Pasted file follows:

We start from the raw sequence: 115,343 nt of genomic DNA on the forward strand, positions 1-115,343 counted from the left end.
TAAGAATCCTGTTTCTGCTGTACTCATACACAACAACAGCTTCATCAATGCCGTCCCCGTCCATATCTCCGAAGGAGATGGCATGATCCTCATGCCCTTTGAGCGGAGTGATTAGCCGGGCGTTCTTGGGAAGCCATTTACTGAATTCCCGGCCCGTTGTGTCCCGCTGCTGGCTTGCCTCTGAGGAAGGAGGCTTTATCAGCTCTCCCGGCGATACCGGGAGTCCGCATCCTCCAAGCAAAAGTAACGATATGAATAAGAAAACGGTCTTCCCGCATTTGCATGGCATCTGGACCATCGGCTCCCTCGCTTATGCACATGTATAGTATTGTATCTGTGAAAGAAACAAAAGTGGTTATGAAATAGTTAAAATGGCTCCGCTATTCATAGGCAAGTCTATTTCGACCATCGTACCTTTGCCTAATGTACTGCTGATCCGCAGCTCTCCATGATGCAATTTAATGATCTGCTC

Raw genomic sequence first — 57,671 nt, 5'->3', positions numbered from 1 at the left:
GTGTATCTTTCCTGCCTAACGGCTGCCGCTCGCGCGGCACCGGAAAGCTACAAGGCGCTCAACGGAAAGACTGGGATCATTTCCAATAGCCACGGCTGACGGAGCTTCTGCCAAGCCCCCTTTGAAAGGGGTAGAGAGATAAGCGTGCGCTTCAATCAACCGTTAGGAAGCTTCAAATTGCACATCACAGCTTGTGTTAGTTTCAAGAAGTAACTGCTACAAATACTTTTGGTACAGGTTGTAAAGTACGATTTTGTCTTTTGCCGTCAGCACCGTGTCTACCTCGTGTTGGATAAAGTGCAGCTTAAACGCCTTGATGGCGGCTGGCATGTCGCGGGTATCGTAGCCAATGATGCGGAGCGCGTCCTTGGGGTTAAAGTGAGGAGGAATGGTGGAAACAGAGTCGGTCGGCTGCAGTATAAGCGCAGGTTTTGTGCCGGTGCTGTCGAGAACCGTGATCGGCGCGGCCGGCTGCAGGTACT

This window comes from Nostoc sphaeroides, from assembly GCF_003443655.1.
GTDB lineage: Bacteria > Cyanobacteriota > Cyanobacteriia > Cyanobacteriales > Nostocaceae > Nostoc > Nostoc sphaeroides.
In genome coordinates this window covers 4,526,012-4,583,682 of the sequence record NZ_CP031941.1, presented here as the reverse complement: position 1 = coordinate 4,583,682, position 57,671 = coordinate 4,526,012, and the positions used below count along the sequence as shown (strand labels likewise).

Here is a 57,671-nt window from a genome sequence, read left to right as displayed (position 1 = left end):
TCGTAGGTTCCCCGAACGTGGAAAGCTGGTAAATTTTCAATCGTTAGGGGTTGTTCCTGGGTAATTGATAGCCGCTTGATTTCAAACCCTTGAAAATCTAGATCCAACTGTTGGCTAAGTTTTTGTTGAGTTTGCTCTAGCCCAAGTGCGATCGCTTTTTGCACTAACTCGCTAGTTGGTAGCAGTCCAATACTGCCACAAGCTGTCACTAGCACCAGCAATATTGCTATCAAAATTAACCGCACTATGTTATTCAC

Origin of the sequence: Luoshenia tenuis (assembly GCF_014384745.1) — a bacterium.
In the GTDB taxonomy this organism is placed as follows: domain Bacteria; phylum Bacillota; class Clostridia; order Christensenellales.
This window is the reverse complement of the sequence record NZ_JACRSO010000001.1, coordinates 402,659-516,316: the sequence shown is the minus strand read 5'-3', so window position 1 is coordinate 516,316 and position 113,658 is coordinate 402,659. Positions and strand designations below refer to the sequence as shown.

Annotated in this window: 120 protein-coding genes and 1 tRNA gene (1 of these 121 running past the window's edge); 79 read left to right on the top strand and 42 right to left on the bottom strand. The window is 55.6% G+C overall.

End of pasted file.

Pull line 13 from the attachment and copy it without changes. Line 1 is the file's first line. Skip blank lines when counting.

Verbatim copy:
Annotated in this window: 120 protein-coding genes and 1 tRNA gene (1 of these 121 running past the window's edge); 79 read left to right on the top strand and 42 right to left on the bottom strand. The window is 55.6% G+C overall.